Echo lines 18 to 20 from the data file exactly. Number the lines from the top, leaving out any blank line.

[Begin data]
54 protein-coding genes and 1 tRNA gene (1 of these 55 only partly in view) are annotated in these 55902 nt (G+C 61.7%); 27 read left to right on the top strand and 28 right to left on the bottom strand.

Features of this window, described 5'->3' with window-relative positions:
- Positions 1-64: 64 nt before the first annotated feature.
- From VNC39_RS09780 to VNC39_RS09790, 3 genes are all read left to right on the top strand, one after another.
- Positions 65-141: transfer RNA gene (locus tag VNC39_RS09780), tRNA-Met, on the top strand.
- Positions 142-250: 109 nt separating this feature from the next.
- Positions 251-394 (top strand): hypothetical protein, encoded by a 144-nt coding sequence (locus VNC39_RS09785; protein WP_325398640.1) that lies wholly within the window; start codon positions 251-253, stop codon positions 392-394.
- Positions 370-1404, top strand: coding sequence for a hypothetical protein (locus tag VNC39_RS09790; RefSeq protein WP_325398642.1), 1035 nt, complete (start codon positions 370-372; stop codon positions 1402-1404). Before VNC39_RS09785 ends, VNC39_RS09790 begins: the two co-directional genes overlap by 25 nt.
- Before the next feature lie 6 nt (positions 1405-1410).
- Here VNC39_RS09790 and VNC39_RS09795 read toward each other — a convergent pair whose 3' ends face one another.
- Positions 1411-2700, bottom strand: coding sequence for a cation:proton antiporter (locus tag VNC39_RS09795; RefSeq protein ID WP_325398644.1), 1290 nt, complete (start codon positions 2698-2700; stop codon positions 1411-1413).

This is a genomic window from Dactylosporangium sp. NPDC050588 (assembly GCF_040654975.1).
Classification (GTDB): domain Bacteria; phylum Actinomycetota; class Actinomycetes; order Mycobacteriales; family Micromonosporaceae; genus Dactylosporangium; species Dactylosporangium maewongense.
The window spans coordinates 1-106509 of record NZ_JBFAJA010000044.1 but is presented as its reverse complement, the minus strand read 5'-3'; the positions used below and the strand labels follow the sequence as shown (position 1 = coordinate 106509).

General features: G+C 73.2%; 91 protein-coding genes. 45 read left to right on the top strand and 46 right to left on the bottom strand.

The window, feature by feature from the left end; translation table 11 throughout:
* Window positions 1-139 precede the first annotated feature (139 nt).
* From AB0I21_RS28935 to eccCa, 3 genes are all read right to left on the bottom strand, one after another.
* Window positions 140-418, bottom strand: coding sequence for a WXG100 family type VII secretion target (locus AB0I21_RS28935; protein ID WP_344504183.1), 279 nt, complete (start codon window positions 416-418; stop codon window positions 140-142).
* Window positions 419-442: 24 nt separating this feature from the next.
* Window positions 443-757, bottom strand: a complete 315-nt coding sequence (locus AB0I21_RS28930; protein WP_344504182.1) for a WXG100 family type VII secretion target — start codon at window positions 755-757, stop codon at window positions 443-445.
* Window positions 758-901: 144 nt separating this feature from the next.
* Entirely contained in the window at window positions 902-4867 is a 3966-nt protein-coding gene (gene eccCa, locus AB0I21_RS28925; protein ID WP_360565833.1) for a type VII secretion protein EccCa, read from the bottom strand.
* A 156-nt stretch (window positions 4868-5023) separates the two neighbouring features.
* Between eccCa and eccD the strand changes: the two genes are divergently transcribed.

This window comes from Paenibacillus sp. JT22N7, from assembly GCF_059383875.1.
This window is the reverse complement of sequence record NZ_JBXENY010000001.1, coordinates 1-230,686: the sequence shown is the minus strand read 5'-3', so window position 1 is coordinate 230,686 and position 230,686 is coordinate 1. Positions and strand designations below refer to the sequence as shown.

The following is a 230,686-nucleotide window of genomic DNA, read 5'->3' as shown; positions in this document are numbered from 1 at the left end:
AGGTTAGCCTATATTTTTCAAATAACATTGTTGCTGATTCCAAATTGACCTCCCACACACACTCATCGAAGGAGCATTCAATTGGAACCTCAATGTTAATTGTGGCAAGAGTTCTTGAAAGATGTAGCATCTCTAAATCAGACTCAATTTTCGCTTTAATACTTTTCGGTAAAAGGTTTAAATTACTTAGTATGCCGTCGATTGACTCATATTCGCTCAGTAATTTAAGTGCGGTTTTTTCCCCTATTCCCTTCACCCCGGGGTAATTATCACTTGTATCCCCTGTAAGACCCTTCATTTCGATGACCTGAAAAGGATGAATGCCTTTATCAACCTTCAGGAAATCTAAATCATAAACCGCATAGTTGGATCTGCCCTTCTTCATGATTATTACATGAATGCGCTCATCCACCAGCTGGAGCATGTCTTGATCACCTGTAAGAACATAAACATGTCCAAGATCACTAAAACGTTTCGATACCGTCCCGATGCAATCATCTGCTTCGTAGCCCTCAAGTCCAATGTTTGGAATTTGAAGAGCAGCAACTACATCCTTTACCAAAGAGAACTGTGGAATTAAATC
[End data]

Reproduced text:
* From AB0I21_RS28935 to eccCa, 3 genes are all read right to left on the bottom strand, one after another.
* Window positions 140-418, bottom strand: coding sequence for a WXG100 family type VII secretion target (locus AB0I21_RS28935; protein ID WP_344504183.1), 279 nt, complete (start codon window positions 416-418; stop codon window positions 140-142).
* Window positions 419-442: 24 nt separating this feature from the next.